So, as I head into my trip, I would say that I am still at a very basic level of Japanese. When I started back in January, I would able to dedicate a significant amount of time to the alphabet and starting through the Pimsleur series. As we got further into the year, it was hard to trade-off language lessons with other commitments. In these couple weeks prior to the trip, I am focused back on it to see what else I can add before I leave.



We are incredibly fortunate to have a direct flight from Portland to Tokyo daily. The ticket price was only 10% higher than traveling through the alternative hubs. I am not much of a travel hacker, so I paid for the ticket outright. What I did do though was sign up for a Delta American Express card during a special promotion that got me a 50,000 mile signing bonus. I am already at 78,000 miles in my account and I should earn enough miles in the next 12 months for another ticket to Japan.


Everything you read will tell you to get a JR rail pass before you get to Japan. If you plan to do travel between multiple cities, that is very good advice to follow. Start by checking out HyperDia, which is a a great English language timetable for Japanese trains. Check out the major legs of your trip and pay careful attention to the overall cost of the ticket. The total cost is the fare + the seat fee. The seat fee is the piece you might miss (I did) and it can be close to half the overall cost for the ticket. Also remember, the JR Rail Pass can also be used on local JR bus lines, the Tokyo monorail, and the Narita Express from the airport.


I am mostly staying in hostels and ryokens while I am in Japan. Hostelworld was a great resource and had listings for most of the popular lodging choices in that market segment. I booked a number of locations using the site. The average cost is around $50/night for a private room with a single or double bed.


The biggest question was how to keep connected overseas. I wanted a better option than relying on computer cafes and hostel wifi. Having done regular international travel, purchasing a plan of any sort from your US based phone carrier is limited and expensive. The other options include renting phones or buying SIM cards with minutes and bandwidth if you have an unlocked phone.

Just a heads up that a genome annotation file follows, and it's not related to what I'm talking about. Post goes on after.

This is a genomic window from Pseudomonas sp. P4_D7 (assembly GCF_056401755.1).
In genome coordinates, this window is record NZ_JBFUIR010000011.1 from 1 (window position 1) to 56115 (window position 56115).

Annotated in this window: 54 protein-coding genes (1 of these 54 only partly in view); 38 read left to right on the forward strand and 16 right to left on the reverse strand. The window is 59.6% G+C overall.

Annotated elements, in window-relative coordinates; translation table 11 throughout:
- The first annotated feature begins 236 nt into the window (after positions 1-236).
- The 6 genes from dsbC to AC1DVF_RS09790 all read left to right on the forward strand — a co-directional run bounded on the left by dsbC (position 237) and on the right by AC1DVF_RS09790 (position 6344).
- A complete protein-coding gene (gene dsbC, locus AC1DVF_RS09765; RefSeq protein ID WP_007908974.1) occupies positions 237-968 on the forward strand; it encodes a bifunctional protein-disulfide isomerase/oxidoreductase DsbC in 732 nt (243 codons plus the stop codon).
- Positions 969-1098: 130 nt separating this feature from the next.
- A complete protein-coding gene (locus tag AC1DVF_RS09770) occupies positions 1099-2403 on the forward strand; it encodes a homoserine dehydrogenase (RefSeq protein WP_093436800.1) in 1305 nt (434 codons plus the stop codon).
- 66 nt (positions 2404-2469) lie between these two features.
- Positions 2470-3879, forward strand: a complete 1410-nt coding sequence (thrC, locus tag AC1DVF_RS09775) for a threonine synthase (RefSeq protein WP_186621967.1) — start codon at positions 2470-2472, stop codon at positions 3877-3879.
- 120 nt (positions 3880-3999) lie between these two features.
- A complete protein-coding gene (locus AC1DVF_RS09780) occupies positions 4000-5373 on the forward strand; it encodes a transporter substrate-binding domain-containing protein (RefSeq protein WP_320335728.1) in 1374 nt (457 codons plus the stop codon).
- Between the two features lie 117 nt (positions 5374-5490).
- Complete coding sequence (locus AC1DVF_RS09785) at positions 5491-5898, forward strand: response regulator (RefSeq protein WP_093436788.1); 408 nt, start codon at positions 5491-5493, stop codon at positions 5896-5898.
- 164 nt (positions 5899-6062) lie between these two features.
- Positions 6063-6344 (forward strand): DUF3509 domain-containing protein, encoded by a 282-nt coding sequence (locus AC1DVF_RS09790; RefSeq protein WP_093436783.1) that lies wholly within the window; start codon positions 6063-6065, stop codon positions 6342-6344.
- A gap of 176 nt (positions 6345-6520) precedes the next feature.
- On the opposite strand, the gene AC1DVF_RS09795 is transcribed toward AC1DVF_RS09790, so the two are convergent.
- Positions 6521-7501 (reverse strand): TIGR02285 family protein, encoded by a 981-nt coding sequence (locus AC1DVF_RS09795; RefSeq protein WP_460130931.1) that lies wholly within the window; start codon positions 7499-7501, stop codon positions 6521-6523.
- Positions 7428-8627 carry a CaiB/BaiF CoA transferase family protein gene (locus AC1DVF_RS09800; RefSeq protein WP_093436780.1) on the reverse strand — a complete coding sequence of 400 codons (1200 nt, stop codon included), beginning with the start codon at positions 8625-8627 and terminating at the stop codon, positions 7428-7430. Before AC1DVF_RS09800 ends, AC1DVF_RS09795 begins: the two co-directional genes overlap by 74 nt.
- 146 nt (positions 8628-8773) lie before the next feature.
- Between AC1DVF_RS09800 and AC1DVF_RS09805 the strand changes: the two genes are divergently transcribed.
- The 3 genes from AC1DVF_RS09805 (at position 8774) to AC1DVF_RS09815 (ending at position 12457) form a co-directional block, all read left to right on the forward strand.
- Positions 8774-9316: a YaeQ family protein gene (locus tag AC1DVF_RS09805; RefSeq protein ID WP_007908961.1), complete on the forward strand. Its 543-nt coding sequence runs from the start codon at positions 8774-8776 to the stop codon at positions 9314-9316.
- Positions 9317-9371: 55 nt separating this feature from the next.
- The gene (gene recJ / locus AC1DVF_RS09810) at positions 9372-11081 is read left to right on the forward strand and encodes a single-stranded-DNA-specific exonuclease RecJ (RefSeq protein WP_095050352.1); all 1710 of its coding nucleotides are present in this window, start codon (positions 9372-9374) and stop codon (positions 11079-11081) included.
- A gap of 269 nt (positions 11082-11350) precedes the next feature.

I went for the Pocket MiFi option to give me more options with my phone and my iPad. I reserved mine with Global Advanced Communications. The unit I rented75 Mbps and 12 hours of battery life. You pick the unit up at the airport and they give you a prepaid envelope to ship it back when your trip is done. The 14 day rental works out to around $5.50/day, which seems reasonable for an always-on connection that you can carry with you.

I am bringing my iPad with a Logitech Ultrathin Keyboard Cover. I am trying to travel with one bag and reduce weight as much as possible with the tablet while taking advantage of its longer battery life. As a test, I used this combo on a recent business trip to New York and it worked pretty well. The most important thing I found was that you have to have all of your needed files in the cloud. Evernote was a nice solution that let you both upload and create documents. Dropbox is also an option for files that you want to reference. The Logitech keyboard is a little smaller than normal but I found it very easy to work on.

The other miscellaneous recommendations I have are:

  • I love TripIt. You email all of your reservations to them and they organize in one place in an easy to read format. The app put the details on your phone and only a couple touches away.
  • I find I use my phone more when I travel and end up short on power by the end of the day. With an iPad, Mifi, and an unpredictable schedule, I decided to bring a backup battery – IntoCircuit Power Castle 11,200 mAh, a recent recommendation on Wirecutter.
  • My iPhone is going to be the primary camera on my trip. I like using other apps besides the standard camera.
    • There are bunches of apps that apply filters but Hipstamatic is still my favorite. I know it is a little slow. I know the skeuomorphic camera UI make is harder to take pictures. It doesn’t matter, I love the results. My favorites combos are Tejas with Ina’s 1969 for color and Watts with AO BW for black and white shots.